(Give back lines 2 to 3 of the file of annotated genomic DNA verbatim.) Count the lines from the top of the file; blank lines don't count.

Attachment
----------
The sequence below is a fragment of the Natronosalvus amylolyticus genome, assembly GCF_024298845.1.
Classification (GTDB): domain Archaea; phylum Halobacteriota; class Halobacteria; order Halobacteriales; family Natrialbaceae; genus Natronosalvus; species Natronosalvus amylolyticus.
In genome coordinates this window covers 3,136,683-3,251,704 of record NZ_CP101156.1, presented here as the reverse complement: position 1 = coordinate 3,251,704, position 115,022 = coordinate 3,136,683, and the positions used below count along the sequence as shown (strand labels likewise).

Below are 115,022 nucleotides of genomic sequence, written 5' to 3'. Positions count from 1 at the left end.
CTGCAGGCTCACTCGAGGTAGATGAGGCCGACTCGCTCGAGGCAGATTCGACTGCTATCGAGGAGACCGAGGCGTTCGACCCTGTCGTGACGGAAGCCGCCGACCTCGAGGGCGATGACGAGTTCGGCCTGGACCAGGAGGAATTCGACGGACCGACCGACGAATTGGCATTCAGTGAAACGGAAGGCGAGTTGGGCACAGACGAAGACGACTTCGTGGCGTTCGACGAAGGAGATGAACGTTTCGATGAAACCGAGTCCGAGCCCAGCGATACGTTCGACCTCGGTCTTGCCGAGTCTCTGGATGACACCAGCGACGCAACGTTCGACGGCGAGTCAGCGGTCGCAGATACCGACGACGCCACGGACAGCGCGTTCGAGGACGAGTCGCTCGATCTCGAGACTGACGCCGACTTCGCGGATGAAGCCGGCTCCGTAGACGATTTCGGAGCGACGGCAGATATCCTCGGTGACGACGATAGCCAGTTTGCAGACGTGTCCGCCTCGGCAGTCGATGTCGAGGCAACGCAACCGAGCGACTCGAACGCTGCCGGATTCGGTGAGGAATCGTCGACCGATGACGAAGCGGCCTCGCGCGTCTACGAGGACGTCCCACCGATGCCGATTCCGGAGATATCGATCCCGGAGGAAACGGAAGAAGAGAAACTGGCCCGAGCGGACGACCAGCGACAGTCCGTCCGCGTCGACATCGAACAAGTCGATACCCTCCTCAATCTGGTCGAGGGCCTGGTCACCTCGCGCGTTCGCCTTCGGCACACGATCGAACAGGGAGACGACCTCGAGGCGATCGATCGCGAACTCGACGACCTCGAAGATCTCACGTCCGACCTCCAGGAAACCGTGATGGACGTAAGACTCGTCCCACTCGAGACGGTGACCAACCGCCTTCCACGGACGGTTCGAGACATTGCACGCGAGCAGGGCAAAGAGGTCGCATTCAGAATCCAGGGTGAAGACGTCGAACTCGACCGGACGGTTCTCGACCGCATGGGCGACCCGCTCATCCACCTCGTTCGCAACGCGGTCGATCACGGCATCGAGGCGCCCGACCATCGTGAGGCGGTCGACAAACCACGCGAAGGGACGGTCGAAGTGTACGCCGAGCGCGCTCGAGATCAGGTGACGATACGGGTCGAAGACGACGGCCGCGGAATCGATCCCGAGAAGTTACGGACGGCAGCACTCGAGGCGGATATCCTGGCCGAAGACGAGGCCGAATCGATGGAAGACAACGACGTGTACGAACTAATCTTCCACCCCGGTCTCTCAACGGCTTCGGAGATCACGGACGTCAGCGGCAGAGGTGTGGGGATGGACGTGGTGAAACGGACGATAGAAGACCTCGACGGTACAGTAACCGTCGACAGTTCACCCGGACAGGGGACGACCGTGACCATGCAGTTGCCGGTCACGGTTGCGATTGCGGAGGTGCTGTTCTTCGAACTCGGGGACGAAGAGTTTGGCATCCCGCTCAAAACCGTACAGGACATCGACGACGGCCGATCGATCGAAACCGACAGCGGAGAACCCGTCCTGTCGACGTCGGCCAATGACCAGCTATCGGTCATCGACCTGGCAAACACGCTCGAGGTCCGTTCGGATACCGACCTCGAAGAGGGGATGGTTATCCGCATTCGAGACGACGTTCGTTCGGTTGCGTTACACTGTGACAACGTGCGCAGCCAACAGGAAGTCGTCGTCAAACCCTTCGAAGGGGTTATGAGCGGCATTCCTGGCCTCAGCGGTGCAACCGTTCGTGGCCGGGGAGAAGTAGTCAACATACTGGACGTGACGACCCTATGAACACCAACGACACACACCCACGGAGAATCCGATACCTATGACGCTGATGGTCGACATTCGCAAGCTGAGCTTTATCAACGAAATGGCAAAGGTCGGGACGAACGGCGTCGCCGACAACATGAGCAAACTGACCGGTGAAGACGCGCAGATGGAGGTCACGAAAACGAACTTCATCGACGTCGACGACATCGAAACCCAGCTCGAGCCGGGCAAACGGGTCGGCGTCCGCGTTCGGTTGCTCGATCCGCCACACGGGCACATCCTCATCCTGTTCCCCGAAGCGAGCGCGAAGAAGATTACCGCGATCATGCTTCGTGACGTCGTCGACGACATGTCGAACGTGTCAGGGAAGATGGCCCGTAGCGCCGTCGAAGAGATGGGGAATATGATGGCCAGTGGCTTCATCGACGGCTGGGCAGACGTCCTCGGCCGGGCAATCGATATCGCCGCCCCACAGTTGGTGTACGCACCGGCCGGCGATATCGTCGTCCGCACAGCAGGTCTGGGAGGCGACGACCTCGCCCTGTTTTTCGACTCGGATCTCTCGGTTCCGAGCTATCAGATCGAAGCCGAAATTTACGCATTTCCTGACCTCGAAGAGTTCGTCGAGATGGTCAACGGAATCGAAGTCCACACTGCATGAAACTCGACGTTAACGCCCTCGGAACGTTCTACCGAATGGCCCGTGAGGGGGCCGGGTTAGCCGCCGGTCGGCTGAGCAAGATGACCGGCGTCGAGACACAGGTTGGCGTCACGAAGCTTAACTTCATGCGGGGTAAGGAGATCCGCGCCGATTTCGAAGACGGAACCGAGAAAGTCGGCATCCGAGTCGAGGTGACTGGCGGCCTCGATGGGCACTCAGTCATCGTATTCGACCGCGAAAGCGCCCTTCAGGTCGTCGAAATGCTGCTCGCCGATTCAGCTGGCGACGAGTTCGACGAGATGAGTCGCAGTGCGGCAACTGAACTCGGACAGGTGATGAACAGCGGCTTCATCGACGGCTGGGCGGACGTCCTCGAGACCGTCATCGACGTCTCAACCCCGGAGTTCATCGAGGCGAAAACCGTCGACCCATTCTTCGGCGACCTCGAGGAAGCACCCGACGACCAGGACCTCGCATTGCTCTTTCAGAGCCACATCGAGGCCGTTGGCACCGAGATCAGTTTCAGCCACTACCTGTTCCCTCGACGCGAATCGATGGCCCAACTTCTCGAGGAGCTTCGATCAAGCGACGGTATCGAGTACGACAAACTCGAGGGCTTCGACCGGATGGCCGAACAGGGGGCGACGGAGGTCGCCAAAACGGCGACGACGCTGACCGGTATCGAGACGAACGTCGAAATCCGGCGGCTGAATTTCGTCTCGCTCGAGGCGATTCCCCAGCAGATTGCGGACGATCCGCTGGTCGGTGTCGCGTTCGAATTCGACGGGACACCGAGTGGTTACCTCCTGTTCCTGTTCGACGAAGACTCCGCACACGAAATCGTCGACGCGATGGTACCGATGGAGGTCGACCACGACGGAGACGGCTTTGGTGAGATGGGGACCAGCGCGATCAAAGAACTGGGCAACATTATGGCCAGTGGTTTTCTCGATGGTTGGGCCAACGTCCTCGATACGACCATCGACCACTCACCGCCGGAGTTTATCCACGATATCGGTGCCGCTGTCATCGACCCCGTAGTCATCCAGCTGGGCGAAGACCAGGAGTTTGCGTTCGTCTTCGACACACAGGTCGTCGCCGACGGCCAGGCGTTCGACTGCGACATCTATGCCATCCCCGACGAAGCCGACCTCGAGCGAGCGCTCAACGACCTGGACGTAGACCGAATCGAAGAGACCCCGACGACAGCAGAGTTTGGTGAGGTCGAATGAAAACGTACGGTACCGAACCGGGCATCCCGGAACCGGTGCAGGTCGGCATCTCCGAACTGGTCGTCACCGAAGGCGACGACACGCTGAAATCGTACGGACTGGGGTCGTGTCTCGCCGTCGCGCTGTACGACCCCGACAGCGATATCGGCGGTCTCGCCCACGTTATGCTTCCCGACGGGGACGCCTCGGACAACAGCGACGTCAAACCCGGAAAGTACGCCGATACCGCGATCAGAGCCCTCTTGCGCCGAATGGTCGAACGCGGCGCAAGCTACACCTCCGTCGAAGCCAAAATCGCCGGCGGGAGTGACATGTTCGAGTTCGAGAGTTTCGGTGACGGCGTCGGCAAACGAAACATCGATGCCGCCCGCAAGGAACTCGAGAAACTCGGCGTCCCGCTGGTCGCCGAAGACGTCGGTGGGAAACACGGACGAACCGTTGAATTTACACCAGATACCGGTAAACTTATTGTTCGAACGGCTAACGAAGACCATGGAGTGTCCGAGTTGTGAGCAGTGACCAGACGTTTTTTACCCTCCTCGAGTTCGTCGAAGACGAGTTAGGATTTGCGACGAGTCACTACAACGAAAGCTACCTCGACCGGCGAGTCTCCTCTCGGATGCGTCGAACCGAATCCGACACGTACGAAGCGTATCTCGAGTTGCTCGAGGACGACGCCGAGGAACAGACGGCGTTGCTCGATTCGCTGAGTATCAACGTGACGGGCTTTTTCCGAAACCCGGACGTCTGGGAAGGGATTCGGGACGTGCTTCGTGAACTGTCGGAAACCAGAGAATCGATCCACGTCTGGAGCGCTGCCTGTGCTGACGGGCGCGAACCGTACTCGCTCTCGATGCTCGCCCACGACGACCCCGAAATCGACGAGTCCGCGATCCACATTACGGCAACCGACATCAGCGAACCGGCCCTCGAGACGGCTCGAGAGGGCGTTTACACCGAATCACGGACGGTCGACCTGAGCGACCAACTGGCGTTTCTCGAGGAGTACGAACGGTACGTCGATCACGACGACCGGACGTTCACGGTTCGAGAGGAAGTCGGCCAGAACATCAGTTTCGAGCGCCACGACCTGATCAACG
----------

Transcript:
Classification (GTDB): domain Archaea; phylum Halobacteriota; class Halobacteria; order Halobacteriales; family Natrialbaceae; genus Natronosalvus; species Natronosalvus amylolyticus.
In genome coordinates this window covers 3,136,683-3,251,704 of record NZ_CP101156.1, presented here as the reverse complement: position 1 = coordinate 3,251,704, position 115,022 = coordinate 3,136,683, and the positions used below count along the sequence as shown (strand labels likewise).